Kate Davies is a writer, a maker and an academic specialising in eighteenth- and nineteenth-century literature and material culture.

 

Goodbye, Dolly

 

'We have naught for death but toys'

W.B. Yeats

Several hundred feet beneath the streets of Edinburgh's Old Town, a doll sits in a cold, dark room. The tattered plaid she wears is showing signs of age. Her limbs are dirty and her hair is white with dust. Gathered around her are hundreds of companions. There are Barbies and beanie-babies and several Raggedy-Anns. Stuffed animals jostle alongside plastic infants; painted wooden soldiers smile up at porcelain princesses. What are they, this dusty jumble of toys piled five feet high? What brought them here together? In 1992, Japanese psychic, Aiko Gibo, visited Edinburgh's re-discovered city-beneath-the-city and reportedly felt the tugging hands of a girl abandoned there to die in a plague year. Gibo comforted the restless ghost with the tartan doll, leaving her a curiously nationalist playmate. Since then, numerous visitors to what is now known as Annie's room have done the same. What are we to make of this shrine, this spontaneous doll-memorial to the ghost of a girl no-one remembers? Are we moved or repelled by Annie's room?

All cultures mark the boundary between life and death with imitative rituals. Dolls are familiar figures in funerals across time. The tombs of the ancient dead are filled with effigies whose assumed purpose ranges from the talismanic to the admonitory. Children use dolls to play at death, mimicking grief and burial. Dolls, indeed, look like death. It is not just that in them we find an appropriate figure for our mourning, but, in their cold imperturbability, they seem like corpses themselves. The doll-corpse link is explored in Andrew Kötting's playful and serious project, In the Wake of a Deadad (2006). Intrigued by his reaction to his father's corpse and memory, Kötting reinvented several imitative rituals, which included inviting responses to photographs of his dad in stages of life and death; laying himself out as mock-corpse and paternal offrendas in the Mexican Day-of-the-Dead; and creating an enormous inflatable Deadad doll with which he lived and travelled for several months.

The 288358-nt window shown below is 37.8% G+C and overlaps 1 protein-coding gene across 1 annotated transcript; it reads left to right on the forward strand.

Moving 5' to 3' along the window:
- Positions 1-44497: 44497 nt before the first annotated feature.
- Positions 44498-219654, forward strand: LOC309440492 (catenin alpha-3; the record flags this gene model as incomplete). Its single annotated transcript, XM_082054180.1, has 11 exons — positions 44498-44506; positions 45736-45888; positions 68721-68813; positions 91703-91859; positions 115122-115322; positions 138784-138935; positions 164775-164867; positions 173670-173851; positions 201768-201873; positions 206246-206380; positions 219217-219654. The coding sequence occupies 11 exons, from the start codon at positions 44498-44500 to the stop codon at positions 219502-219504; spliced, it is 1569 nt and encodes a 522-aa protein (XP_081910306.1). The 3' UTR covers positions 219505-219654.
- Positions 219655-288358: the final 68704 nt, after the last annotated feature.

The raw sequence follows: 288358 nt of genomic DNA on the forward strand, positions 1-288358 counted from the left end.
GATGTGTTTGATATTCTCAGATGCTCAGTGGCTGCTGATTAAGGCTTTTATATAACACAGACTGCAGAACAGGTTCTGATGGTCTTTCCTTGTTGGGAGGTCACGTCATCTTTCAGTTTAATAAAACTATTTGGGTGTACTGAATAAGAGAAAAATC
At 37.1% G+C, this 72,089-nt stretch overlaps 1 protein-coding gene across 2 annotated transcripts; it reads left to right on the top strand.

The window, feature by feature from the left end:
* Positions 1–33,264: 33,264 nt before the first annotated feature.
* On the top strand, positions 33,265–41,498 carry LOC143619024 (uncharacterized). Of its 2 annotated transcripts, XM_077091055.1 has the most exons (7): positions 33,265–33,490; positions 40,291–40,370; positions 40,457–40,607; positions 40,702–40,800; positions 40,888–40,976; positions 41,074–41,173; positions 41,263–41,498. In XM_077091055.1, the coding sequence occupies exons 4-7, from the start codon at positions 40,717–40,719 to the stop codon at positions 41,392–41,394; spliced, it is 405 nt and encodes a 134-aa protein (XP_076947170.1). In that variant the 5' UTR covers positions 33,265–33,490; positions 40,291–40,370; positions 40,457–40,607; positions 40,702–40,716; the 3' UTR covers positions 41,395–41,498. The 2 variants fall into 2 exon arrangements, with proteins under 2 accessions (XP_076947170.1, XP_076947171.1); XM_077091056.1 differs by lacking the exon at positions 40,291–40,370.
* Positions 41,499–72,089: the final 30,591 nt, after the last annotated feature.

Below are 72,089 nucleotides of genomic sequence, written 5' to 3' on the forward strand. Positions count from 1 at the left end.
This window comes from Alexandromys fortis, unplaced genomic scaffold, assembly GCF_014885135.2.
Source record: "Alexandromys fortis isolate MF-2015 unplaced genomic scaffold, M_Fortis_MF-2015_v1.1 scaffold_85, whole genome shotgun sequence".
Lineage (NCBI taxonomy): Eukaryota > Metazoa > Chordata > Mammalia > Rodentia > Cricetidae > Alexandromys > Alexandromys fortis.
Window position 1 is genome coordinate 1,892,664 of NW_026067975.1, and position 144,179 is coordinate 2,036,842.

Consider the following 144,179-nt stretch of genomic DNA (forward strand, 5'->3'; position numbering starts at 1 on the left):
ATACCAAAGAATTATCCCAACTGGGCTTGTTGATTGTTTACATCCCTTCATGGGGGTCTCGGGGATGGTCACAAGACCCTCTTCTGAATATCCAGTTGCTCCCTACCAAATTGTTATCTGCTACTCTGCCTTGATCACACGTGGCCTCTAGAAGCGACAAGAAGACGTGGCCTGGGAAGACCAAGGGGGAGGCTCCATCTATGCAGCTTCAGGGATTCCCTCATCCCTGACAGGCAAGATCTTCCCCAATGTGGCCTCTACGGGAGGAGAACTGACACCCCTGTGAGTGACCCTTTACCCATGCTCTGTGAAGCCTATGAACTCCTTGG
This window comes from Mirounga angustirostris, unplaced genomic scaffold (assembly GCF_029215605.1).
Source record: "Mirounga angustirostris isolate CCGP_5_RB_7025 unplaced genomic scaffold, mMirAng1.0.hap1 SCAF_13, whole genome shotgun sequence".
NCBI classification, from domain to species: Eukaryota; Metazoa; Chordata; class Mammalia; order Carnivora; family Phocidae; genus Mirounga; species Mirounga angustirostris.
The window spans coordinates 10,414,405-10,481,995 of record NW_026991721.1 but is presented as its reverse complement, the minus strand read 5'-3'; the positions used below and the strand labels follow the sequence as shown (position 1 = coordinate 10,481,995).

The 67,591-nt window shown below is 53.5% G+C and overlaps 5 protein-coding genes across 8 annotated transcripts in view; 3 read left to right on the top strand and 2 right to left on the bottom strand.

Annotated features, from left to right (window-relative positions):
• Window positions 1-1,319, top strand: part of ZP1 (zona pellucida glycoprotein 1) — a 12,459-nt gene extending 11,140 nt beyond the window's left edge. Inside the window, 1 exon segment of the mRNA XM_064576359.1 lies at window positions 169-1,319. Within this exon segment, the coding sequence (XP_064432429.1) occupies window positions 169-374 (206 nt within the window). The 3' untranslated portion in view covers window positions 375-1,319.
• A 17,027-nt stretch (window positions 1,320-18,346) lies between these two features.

With a different sort of wit and tenderness, Tabitha Kyoko Moses also explores the humanity and deathliness of dolls. Over the past few years, Moses has amassed an eclectic assortment of doll-objects from charity shops and jumble sales "I wasn't interested in a particular genre of doll," she says, "or in creating a collection or a history. But suddenly I discovered I had a lot of them. It was almost as if they found me." The dolls that "found" Moses are those that are most "lost": blemished or dismembered, loved or tortured to the point of collapse. Inspired by a mummified girl she encountered during a residence at Bolton Museum, Moses initially began to re-fashion the dolls as consolatory gifts for this long-dead and lonely child. But, perhaps like the toys in Annie's room - gathering dust and becoming, together, something more than themselves - her dolls began to take on a material life of their own. In a process of wrapping and nurturing she compares to "laying out a dead body" Moses swaddles her dolls in lagging, plastic, printed cotton lawn, stiff leather, string, and human hair. A doll whose jolly bonnet and rosy cheeks form a startling contrast to her eyes' bald sockets is fondly adorned with a manx-cat brooch, suggesting both completion and absence. Some of the dolls have the cosy air of children sleeping. Others appear to be slightly disgruntled, uselessly struggling against the fabric bundles in which they find themselves enclosed.